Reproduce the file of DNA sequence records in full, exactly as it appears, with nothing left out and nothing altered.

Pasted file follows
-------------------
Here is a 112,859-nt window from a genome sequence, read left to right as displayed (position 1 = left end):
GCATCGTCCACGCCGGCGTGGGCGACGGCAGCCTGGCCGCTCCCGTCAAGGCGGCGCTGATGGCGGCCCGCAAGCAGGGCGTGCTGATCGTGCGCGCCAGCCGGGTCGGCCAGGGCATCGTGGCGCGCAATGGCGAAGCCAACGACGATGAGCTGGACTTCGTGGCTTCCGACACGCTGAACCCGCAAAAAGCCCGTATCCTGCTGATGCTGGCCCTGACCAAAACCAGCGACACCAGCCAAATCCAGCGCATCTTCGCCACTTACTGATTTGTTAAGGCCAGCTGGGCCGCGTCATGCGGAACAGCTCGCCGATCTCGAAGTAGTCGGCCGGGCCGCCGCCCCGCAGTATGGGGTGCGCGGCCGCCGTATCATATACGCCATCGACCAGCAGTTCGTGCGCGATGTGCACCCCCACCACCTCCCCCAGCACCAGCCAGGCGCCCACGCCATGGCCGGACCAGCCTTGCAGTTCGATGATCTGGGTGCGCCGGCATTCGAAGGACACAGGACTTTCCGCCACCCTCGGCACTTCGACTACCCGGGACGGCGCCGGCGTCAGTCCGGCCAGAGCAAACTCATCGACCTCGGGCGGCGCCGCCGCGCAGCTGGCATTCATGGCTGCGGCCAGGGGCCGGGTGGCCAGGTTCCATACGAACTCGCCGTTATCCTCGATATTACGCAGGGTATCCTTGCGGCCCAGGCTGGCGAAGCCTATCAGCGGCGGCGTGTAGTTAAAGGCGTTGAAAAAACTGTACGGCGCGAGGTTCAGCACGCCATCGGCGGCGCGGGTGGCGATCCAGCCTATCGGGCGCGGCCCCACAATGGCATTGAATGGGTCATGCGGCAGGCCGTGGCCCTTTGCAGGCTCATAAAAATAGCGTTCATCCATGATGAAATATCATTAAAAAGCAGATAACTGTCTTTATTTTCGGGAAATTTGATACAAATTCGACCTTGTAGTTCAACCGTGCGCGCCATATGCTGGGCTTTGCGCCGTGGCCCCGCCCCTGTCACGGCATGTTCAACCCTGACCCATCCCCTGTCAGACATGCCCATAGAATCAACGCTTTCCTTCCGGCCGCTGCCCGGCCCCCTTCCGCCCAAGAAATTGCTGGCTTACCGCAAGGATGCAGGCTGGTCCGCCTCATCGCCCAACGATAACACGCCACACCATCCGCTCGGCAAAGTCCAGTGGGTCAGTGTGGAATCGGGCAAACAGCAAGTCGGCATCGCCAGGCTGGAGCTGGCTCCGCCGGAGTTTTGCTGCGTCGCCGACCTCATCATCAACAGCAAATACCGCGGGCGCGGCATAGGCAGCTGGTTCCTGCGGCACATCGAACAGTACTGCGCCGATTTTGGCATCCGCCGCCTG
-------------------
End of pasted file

Here is a 112,859-nt window from a genome sequence, read left to right as displayed (position 1 = left end):
GCATCGTCCACGCCGGCGTGGGCGACGGCAGCCTGGCCGCTCCCGTCAAGGCGGCGCTGATGGCGGCCCGCAAGCAGGGCGTGCTGATCGTGCGCGCCAGCCGGGTCGGCCAGGGCATCGTGGCGCGCAATGGCGAAGCCAACGACGATGAGCTGGACTTCGTGGCTTCCGACACGCTGAACCCGCAAAAAGCCCGTATCCTGCTGATGCTGGCCCTGACCAAAACCAGCGACACCAGCCAAATCCAGCGCATCTTCGCCACTTACTGATTTGTTAAGGCCAGCTGGGCCGCGTCATGCGGAACAGCTCGCCGATCTCGAAGTAGTCGGCCGGGCCGCCGCCCCGCAGTATGGGGTGCGCGGCCGCCGTATCATATACGCCATCGACCAGCAGTTCGTGCGCGATGTGCACCCCCACCACCTCCCCCAGCACCAGCCAGGCGCCCACGCCATGGCCGGACCAGCCTTGCAGTTCGATGATCTGGGTGCGCCGGCATTCGAAGGACACAGGACTTTCCGCCACCCTCGGCACTTCGACTACCCGGGACGGCGCCGGCGTCAGTCCGGCCAGAGCAAACTCATCGACCTCGGGCGGCGCCGCCGCGCAGCTGGCATTCATGGCTGCGGCCAGGGGCCGGGTGGCCAGGTTCCATACGAACTCGCCGTTATCCTCGATATTACGCAGGGTATCCTTGCGGCCCAGGCTGGCGAAGCCTATCAGCGGCGGCGTGTAGTTAAAGGCGTTGAAAAAACTGTACGGCGCGAGGTTCAGCACGCCATCGGCGGCGCGGGTGGCGATCCAGCCTATCGGGCGCGGCCCCACAATGGCATTGAATGGGTCATGCGGCAGGCCGTGGCCCTTTGCAGGCTCATAAAAATAGCGTTCATCCATGATGAAATATCATTAAAAAGCAGATAACTGTCTTTATTTTCGGGAAATTTGATACAAATTCGACCTTGTAGTTCAACCGTGCGCGCCATATGCTGGGCTTTGCGCCGTGGCCCCGCCCCTGTCACGGCATGTTCAACCCTGACCCATCCCCTGTCAGACATGCCCATAGAATCAACGCTTTCCTTCCGGCCGCTGCCCGGCCCCCTTCCGCCCAAGAAATTGCTGGCTTACCGCAAGGATGCAGGCTGGTCCGCCTCATCGCCCAACGATAACACGCCACACCATCCGCTCGGCAAAGTCCAGTGGGTCAGTGTGGAATCGGGCAAACAGCAAGTCGGCATCGCCAGGCTGGAGCTGGCTCCGCCGGAGTTTTGCTGCGTCGCCGACCTCATCATCAACAGCAAATACCGCGGGCGCGGCATAGGCAGCTGGTTCCTGCGGCACATCGAACAGTACTGCGCCGATTTTGGCATCCGCCGCCTG